Linux laptop setup
The basic steps to getting a Linux laptop running Ubuntu setup for developers are:
- Ensure the laptop meets the required specification.
- Configure the BIOS.
- Install Ubuntu.
- Adjust the disk partitions.
- Install software needed for development.
We generally buy Dell XPS 15 for developers, but any laptop with Linux support (which is most laptops these days) and that meets the spec will do.
For development the laptop should have a reasonably fast processor, 32 GB of memory and at least 512 GB SSD of storage (1 TB recommended). The monitor size is dependant on user preference, but larger screens are often better for development.
To get into the BIOS setup, hit the key the setup key while the laptop is booting. For Dell laptops this is F12. If this doesn't work try the delete key.
While Ubuntu claims to work with secure boot, there are often issues with this. It's often easiest to turn this off.
Set the disk storage mode to AHCI.
Many laptops come with the storage mode set to RAID. Ubuntu doesn't support the Intel RAID controller and as it's not proper RAID there's no reason to use it.
This should be on by default, but worth checking that virtualization is enabled as this is required for running Docker and virtual machines.
Touch screens can be problematic with Linux. If it's not required it can be disabled in the BIOS.
Install Ubuntu Linux
We recommend installing the latest LTS release of Ubuntu. At the time of writing this is Ubuntu 22.04.
To install Ubuntu you'll need a memory stick that has been formatted as a bootable Ubuntu installer. For help with this see:
- Create a bootable USB stick on Ubuntu.
- Create a bootable USB stick on macOS.
- Create a bootable USB stick with Rufus on Windows.
Insert the USB into the laptop, restart it, hit the setup key until the laptop enters the start up options screen. Select the USB disk from the boot device options and once it starts select 'Try or install Ubuntu'.
Once Ubuntu starts, select 'Install Ubuntu'. Go through the install process selecting the appropriate options for you. This would generally include a normal installation with third-party software.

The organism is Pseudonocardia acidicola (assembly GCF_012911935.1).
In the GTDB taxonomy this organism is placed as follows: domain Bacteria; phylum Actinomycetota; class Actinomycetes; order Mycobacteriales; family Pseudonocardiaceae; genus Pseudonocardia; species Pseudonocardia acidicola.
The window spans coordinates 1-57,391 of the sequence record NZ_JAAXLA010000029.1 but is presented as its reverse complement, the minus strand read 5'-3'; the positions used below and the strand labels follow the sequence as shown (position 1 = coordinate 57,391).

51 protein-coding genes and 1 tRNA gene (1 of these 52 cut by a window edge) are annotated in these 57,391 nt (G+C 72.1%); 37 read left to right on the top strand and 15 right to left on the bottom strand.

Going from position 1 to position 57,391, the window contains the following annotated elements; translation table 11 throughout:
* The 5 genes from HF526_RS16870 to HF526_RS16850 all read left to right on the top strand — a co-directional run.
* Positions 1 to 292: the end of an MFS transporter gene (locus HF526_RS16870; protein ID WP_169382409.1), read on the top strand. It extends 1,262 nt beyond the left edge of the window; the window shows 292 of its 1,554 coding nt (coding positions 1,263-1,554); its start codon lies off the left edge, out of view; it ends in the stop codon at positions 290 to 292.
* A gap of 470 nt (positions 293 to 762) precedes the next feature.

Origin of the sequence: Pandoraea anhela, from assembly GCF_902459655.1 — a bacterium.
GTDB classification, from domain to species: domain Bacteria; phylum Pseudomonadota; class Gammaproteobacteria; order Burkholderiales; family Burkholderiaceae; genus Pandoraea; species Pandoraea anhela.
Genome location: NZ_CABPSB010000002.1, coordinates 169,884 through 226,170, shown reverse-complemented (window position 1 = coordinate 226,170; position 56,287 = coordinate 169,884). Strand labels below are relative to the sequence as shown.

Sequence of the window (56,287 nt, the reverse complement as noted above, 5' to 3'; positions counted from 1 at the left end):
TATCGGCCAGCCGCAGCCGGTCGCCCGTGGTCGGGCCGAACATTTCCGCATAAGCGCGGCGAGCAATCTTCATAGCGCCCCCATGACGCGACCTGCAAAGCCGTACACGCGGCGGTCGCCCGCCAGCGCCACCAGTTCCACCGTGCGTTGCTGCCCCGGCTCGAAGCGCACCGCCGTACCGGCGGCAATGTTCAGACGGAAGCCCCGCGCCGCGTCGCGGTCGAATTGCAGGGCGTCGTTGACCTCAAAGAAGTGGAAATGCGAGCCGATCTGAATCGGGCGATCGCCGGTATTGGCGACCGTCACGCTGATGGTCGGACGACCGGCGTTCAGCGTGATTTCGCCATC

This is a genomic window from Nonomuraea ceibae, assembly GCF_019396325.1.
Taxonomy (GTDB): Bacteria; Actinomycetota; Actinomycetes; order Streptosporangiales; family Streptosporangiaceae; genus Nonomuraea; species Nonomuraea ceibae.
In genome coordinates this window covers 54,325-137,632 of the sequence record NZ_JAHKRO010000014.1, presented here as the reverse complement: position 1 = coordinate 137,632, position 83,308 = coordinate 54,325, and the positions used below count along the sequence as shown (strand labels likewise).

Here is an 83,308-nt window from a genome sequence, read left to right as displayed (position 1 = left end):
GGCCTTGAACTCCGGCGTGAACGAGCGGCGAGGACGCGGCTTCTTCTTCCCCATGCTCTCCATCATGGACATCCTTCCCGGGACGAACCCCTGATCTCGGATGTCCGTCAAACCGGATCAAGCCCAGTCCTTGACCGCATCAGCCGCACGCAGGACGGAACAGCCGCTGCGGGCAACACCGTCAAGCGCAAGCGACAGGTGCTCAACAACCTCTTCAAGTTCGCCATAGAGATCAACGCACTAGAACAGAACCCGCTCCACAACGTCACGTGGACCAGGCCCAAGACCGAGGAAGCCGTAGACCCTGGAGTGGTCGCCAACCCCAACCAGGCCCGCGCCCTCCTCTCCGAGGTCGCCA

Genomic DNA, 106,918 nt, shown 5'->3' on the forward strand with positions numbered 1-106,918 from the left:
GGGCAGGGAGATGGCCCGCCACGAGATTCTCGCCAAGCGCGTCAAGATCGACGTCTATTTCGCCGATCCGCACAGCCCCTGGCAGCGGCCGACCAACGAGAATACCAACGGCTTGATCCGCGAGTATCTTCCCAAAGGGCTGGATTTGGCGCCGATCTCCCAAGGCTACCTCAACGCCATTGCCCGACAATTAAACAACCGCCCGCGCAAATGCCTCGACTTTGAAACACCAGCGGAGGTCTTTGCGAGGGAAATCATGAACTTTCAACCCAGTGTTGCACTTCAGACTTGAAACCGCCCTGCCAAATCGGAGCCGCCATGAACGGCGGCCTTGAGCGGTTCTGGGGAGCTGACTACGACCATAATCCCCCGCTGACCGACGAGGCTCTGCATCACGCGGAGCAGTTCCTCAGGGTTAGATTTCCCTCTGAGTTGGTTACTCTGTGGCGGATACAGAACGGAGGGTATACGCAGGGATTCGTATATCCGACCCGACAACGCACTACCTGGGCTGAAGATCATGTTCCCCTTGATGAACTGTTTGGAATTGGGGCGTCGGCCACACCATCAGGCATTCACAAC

When you're asked for the installation type, select 'Erase disk and install Ubuntu'. Under 'Advanced features...' select 'Use LVM' and 'Encrypt the new Ubuntu installation'. Choose a secure password to encrypt the disk with. This will be required every time you start the laptop.
When the laptop is installing you'll be asked to create a user account. This should also have a secure password as it will be an admin account and you'll need this to install software.
Adjust the disk partitions
Issues with the default partitions
When installing Ubuntu with LVM and full disk encryption you're not able to set the partition layout. The install is setup with a small swap partition and everything else is put in a single partition. This can be problematic as reinstalling Ubuntu will wipe out your files, so if you ever need to reinstall the operating system you'll need to copy all your files off first. Also, hibernation won't work because the swap partition is too small to store everything in memory.
Recommended partition layout
I currently recommend the following LVM disk partitions:
- 32 GB swap (for hibernation)
- 80 GB / (for root system files)
- 100GB /var/lib/docker (for Docker files)
- Rest of the free space /home (for user files)
Modifying the partitions
To change the partitions you'll need to boot the laptop from the USB installer, but this time select 'Try Ubuntu'. This will take you to a Ubuntu desktop environment.
1. Mount encrypted LUKS partition
First need to decrypt the disk. You'll be asked for the disk encryption password.
sudo cryptsetup luksOpen /dev/nvme0n1p3 vgubuntu
2. Resize root partition
Now resize the root partition to 80GB.
sudo e2fsck -f /dev/mapper/vgubuntu-root sudo resize2fs /dev/mapper/vgubuntu-root 70G sudo lvreduce -L 80G /dev/mapper/vgubuntu-root sudo resize2fs /dev/mapper/vgubuntu-root
3.Resize swap partition
This is only required if you want to use hibernation. If you don't plan on hibernating the laptop you can skip this and use the default swap size.
lvresize -L 32G /dev/mapper/vgubuntu-swap_1 sudo mkswap /dev/mapper/vgubuntu-swap_1
4. Create a LVM partition for Docker
The partition hosting Docker storage will fill up as Docker caches everything. As the root partition is quite small, Docker will fill this up quite quickly. This will cause problems and can force you to have to fix the installation by deleting files from a recovery console.
One option to fix this is to create a partition specifically for Docker stuff. An alternative is to skip this step and move Docker storage to another location once you've installed Docker; which should be somewhere on the
To create new Docker partition of 100GB run:
sudo lvcreate -n docker -L 100G vgubuntu sudo mkfs.ext4 /dev/mapper/vgubuntu-docker
5. Create a home LVM partition
Now create a new home partition using all the remaining free disk space
sudo lvcreate -n home -l 100%FREE vgubuntu sudo mkfs.ext4 /dev/mapper/vgubuntu-home
6. Move home to new the partition
Copy everything off the home directory on the root partition into the new home partition.
mkdir root sudo mount /dev/mapper/vgubuntu-root root mkdir home sudo mount /dev/mapper/vgubuntu-home home rsync -av root/home/ home/
7. Ensure the new partitions are mounted at boot time
etc/fstab file in the mounted root partition and add the following:
/dev/mapper/vgubuntu-home /home ext4 defaults 0 2 /dev/mapper/vgubuntu-docker /var/lib/docker ext4 defaults 0 2
8. Unmount the drives and reboot
sudo umount root sudo umount home sudo reboot
If all went well the laptop will reboot cleanly and the partitions will have been resized (check with
For development you'll need the following:
We also recommend: